Avi Cantor Reflection

Avi Cantor Gender Studies Ms. Menasion 10/5/16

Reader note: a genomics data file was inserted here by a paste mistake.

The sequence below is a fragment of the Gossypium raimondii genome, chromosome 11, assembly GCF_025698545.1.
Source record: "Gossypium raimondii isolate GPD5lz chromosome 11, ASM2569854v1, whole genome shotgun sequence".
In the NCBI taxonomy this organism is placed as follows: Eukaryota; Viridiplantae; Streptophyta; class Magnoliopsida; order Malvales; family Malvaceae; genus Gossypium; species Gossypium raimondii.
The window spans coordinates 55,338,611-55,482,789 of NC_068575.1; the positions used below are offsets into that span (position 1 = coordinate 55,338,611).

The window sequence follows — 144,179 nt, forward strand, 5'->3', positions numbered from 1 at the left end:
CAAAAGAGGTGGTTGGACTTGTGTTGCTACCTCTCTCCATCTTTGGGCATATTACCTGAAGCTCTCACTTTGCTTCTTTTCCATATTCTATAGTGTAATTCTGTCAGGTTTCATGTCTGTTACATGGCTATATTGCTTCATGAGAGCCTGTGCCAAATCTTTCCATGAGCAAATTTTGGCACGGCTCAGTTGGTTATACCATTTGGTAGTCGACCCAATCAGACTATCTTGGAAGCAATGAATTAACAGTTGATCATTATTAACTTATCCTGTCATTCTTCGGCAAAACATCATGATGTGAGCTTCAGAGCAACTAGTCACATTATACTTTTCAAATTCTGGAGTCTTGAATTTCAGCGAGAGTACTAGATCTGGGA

In class last week, we created resolutions for laws that we thought should be put in place that relate to the treatment of our specific body of people. There were some similarities and some differences when it came to our laws versus the Declaration of Sentiments and Resolutions. I will start with stating the similarities between the activity and the Declaration. First, the Declaration has a list of things that men wouldn’t allow women to do, much like the document that we used to determine what laws were most important for, for instance, my group, the Cherokee women. An example of this is in the Declaration of Sentiments and Resolutions is the quote “He has never permitted her to exercise her inalienable right to the elective franchise.” This quote gives us a context as to one specific right that women of the time didn’t posses. Second, there obviously were resolution. In the activity, we had to make resolutions from laws that we created. An example of a resolution that I found was “Resolved, That the women of this country ought to be enlightened in regard to the laws under which they live, that they may no longer publish their degradation by declaring themselves satisfied with their present position, nor their ignorance, by asserting that they have all the rights they want.” The only difference between the Declaration and the activity that we did was that a Cherokee women’s values were a little different than white women’s or mill workers. I wasn’t that surprised to find out what injustices women faced in the 1800’s. I kind of already knew about it a little. Even though these resolutions didn’t surprise me, they were still upsetting. I think that even though some of these problems have been long eradicated, women face so many injustices in this country.